It began, as the best rituals always do, by accident. This was back in mid-April of 1997, before my wife was my wife. The sugarhouses were boiling their last pans of sap and the back roads were beginning to soften and rut up from the constant early-spring cycle of freeze-thaw, freeze-thaw. We'd lost some snow over the past couple of weeks, but the pack was still deep around our northern Vermont home.
The Saturday the ritual began was the first warm day of the year-by nine the sun had coaxed the mercury into the upper 40's. We'd been planning to ski, but the shaded snow was still frozen into large, jagged granules, and besides, there's something about that first warm day that makes you want to do something summery.
So we rode our tandem. If we hadn't needed sunglasses for the sun-on-snow glare, we would have needed them for the blinding glow that reflected off our winter-white legs. But God it felt good to expose those anemic appendages. We didn't ride far, perhaps 15 miles, all of it in a spray of runoff from the snowbanks and farm fields that lined the roads. We returned home after an hour with our legs and butts caked in road salt and cow shit and melted snow.
The ride was going to be it for the day. But as we rolled the tandem back into the shed, a pedal hooked my skis, which tipped and whacked me in the head. I've spent the majority of my 31 years ignoring the obvious, but this message was simply too plain to deny. So, without changing anything but my footwear, I strapped on my backcountry sticks, strode across our field, and turned down the rolling powerline chute that drops into the valley below our house. I briefly considered the ramifications if any of our neighbors-94 percent of whom earn a living by chain saw, cow, or heavy machinery-happened to be out on their snowmobiles and caught me skiing in bike shorts, but the whimsy of the moment caught up to me and I forgot to care. The snow had corned up perfectly during our ride, and I was able to lean hard into the turns, forcing my 203, double-camber Rossis beyond the limits of common sense.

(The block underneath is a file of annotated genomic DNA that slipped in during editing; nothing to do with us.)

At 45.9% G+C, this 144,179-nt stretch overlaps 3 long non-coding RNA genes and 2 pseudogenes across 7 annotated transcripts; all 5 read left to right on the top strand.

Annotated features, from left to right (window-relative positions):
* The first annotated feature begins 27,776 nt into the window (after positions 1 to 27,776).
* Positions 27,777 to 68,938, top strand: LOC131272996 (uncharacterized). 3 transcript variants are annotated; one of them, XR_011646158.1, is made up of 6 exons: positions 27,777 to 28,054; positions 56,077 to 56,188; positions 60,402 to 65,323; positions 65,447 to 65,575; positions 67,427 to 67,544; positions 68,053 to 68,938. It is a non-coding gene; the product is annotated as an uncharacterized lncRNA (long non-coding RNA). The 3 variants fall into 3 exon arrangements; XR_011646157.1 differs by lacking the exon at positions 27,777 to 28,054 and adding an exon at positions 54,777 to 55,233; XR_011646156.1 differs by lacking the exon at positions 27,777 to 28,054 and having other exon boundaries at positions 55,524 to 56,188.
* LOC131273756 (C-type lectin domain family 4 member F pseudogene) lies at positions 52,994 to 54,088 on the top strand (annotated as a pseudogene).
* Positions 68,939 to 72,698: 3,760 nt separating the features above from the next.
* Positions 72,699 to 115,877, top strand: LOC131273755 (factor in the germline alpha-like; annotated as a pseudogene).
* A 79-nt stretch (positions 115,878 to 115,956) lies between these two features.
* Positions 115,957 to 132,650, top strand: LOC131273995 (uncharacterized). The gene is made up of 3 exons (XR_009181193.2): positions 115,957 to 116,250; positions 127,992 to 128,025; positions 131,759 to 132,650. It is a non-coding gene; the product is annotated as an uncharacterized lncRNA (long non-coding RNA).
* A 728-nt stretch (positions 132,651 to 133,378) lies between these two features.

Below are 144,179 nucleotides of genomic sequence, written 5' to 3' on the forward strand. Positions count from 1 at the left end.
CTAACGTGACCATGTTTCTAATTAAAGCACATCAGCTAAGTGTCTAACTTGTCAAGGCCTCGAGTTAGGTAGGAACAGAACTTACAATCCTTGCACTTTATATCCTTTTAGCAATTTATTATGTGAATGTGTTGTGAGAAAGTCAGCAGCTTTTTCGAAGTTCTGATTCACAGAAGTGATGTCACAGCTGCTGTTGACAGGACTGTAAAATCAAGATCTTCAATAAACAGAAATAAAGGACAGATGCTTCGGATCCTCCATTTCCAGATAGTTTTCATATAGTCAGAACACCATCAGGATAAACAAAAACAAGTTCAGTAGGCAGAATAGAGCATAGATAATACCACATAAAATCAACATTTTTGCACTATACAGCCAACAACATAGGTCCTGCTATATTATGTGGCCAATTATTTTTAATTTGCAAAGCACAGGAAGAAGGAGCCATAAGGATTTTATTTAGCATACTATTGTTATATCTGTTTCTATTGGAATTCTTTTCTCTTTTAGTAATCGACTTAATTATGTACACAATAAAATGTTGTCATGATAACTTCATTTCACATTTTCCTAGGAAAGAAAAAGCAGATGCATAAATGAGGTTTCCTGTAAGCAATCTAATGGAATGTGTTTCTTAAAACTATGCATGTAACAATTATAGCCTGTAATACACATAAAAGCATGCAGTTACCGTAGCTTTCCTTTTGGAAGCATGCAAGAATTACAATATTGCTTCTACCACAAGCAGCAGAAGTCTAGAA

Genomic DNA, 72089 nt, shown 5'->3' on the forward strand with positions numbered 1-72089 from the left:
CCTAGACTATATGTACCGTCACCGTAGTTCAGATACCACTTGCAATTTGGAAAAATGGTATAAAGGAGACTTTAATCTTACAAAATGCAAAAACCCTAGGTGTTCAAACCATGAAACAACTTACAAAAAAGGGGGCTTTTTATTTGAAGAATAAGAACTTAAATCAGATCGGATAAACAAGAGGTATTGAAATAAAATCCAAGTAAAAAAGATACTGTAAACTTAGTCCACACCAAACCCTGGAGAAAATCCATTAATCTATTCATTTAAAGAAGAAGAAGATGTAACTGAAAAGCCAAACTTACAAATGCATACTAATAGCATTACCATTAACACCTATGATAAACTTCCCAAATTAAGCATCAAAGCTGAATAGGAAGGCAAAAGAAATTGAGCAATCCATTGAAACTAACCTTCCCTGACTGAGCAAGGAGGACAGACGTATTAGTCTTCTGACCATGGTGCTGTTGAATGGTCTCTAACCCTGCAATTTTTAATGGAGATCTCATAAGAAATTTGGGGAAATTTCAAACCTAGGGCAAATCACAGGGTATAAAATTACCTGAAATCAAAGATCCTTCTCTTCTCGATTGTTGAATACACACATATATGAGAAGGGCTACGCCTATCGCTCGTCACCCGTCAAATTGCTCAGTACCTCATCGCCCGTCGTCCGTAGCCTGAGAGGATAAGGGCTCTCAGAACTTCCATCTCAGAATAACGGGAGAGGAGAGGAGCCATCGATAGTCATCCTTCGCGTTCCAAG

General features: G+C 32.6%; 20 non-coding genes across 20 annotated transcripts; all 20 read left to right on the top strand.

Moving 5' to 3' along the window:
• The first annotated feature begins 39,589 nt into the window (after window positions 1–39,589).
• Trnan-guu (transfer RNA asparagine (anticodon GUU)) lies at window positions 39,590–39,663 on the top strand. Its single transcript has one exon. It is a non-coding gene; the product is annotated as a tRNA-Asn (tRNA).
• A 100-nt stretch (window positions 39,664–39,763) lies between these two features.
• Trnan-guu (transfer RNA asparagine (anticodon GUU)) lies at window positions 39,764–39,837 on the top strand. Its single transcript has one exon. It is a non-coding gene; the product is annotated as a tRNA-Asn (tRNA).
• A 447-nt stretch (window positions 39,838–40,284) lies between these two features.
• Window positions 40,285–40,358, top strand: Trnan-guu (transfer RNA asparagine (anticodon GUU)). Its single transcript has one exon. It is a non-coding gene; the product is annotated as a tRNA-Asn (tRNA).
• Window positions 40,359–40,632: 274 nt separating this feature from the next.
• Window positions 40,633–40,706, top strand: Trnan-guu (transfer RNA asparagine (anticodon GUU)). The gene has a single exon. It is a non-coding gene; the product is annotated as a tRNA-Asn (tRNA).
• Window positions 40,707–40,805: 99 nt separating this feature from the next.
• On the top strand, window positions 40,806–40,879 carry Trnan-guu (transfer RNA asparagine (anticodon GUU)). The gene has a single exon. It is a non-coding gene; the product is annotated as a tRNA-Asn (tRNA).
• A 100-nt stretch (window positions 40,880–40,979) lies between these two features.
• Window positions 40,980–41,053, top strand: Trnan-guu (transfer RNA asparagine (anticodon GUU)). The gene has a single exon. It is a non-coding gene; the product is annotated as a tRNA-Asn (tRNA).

Since that April day, I've pulled a double every spring. The conditions have not always been so kind. One year I pedaled up Appalachian Gap in freezing rain-my shins, toes, and fingers numb. Fortunately, by the time I was skinning up Mad River, the no-longer-freezing rain merely fell in heavy sheets down the nape of my neck. But the feeling of change, of honoring the season going and the season coming, has taken the double day beyond the boundaries of mere habit. I won't yet say it's sacred. I think I'll save that for when my infant son can join me.